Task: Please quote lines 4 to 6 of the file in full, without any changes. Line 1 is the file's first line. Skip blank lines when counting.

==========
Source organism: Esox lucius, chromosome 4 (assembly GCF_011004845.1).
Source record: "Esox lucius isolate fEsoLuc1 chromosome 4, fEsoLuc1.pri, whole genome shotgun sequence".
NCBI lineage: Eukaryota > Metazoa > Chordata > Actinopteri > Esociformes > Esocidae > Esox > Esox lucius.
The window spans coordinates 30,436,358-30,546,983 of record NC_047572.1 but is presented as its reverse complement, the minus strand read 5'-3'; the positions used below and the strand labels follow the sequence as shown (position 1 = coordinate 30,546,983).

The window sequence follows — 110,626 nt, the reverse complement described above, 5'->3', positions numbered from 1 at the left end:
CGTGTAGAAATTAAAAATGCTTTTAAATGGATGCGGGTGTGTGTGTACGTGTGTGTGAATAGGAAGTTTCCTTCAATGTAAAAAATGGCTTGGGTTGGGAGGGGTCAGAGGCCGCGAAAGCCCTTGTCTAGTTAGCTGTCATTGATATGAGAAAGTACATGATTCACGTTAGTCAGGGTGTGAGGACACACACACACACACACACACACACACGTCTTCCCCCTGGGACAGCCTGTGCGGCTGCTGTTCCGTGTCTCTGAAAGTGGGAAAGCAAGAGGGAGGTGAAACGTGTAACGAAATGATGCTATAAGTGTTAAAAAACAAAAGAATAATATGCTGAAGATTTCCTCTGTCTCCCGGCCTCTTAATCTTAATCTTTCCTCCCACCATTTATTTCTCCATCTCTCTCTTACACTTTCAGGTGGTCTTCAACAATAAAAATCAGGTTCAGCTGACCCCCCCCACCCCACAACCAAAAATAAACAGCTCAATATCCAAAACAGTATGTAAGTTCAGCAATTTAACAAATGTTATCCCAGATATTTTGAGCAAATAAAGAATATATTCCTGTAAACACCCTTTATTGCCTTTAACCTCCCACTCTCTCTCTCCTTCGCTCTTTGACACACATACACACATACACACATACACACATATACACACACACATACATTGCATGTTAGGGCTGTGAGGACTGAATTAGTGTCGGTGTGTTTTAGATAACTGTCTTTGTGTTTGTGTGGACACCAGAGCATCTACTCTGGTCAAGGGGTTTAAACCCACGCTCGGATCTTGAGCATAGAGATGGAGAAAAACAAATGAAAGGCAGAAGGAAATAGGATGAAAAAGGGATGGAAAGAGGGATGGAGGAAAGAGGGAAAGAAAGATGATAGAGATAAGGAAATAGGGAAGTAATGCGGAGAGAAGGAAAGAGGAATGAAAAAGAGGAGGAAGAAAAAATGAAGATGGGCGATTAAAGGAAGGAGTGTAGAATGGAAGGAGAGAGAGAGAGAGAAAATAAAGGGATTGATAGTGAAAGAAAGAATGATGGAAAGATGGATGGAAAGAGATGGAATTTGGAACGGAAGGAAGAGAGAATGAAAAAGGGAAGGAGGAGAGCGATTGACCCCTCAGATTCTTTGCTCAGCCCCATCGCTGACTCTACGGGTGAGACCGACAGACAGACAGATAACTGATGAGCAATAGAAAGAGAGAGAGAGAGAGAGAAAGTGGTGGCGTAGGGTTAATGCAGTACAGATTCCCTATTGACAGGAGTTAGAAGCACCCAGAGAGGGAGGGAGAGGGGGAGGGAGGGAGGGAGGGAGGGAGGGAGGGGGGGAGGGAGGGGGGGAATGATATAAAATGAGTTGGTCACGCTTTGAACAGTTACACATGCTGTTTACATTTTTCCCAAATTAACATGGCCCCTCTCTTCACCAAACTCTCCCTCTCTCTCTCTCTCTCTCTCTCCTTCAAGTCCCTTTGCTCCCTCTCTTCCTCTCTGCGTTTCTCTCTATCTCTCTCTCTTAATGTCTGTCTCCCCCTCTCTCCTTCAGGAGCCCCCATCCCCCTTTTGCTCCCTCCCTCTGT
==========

The window spans coordinates 30,436,358-30,546,983 of record NC_047572.1 but is presented as its reverse complement, the minus strand read 5'-3'; the positions used below and the strand labels follow the sequence as shown (position 1 = coordinate 30,546,983).

The window sequence follows — 110,626 nt, the reverse complement described above, 5'->3', positions numbered from 1 at the left end:
CGTGTAGAAATTAAAAATGCTTTTAAATGGATGCGGGTGTGTGTGTACGTGTGTGTGAATAGGAAGTTTCCTTCAATGTAAAAAATGGCTTGGGTTGGGAGGGGTCAGAGGCCGCGAAAGCCCTTGTCTAGTTAGCTGTCATTGATATGAGAAAGTACATGATTCACGTTAGTCAGGGTGTGAGGACACACACACACACACACACACACACACGTCTTCCCCCTGGGACAGCCTGTGCGGCTGCTGTTCCGTGTCTCTGAAAGTGGGAAAGCAAGAGGGAGGTGAAACGTGTAACGAAATGATGCTATAAGTGTTAAAAAACAAAAGAATAATATGCTGAAGATTTCCTCTGTCTCCCGGCCTCTTAATCTTAATCTTTCCTCCCACCATTTATTTCTCCATCTCTCTCTTACACTTTCAGGTGGTCTTCAACAATAAAAATCAGGTTCAGCTGACCCCCCCCACCCCACAACCAAAAATAAACAGCTCAATATCCAAAACAGTATGTAAGTTCAGCAATTTAACAAATGTTATCCCAGATATTTTGAGCAAATAAAGAATATATTCCTGTAAACACCCTTTATTGCCTTTAACCTCCCACTCTCTCTCTCCTTCGCTCTTTGACACACATACACACATACACACATACACACATATACACACACACATACATTGCATGTTAGGGCTGTGAGGACTGAATTAGTGTCGGTGTGTTTTAGATAACTGTCTTTGTGTTTGTGTGGACACCAGAGCATCTACTCTGGTCAAGGGGTTTAAACCCACGCTCGGATCTTGAGCATAGAGATGGAGAAAAACAAATGAAAGGCAGAAGGAAATAGGATGAAAAAGGGATGGAAAGAGGGATGGAGGAAAGAGGGAAAGAAAGATGATAGAGATAAGGAAATAGGGAAGTAATGCGGAGAGAAGGAAAGAGGAATGAAAAAGAGGAGGAAGAAAAAATGAAGATGGGCGATTAAAGGAAGGAGTGTAGAATGGAAGGAGAGAGAGAGAGAGAAAATAAAGGGATTGATAGTGAAAGAAAGAATGATGGAAAGATGGATGGAAAGAGATGGAATTTGGAACGGAAGGAAGAGAGAATGAAAAAGGGAAGGAGGAGAGCGATTGACCCCTCAGATTCTTTGCTCAGCCCCATCGCTGACTCTACGGGTGAGACCGACAGACAGACAGATAACTGATGAGCAATAGAAAGAGAGAGAGAGAGAGAGAAAGTGGTGGCGTAGGGTTAATGCAGTACAGATTCCCTATTGACAGGAGTTAGAAGCACCCAGAGAGGGAGGGAGAGGGGGAGGGAGGGAGGGAGGGAGGGAGGGAGGGGGGGAGGGAGGGGGGGAATGATATAAAATGAGTTGGTCACGCTTTGAACAGTTACACATGCTGTTTACATTTTTCCCAAATTAACATGGCCCCTCTCTTCACCAAACTCTCCCTCTCTCTCTCTCTCTCTCTCTCCTTCAAGTCCCTTTGCTCCCTCTCTTCCTCTCTGCGTTTCTCTCTATCTCTCTCTCTTAATGTCTGTCTCCCCCTCTCTCCTTCAGGAGCCCCCATCCCCCTTTTGCTCCCTCCCTCTGT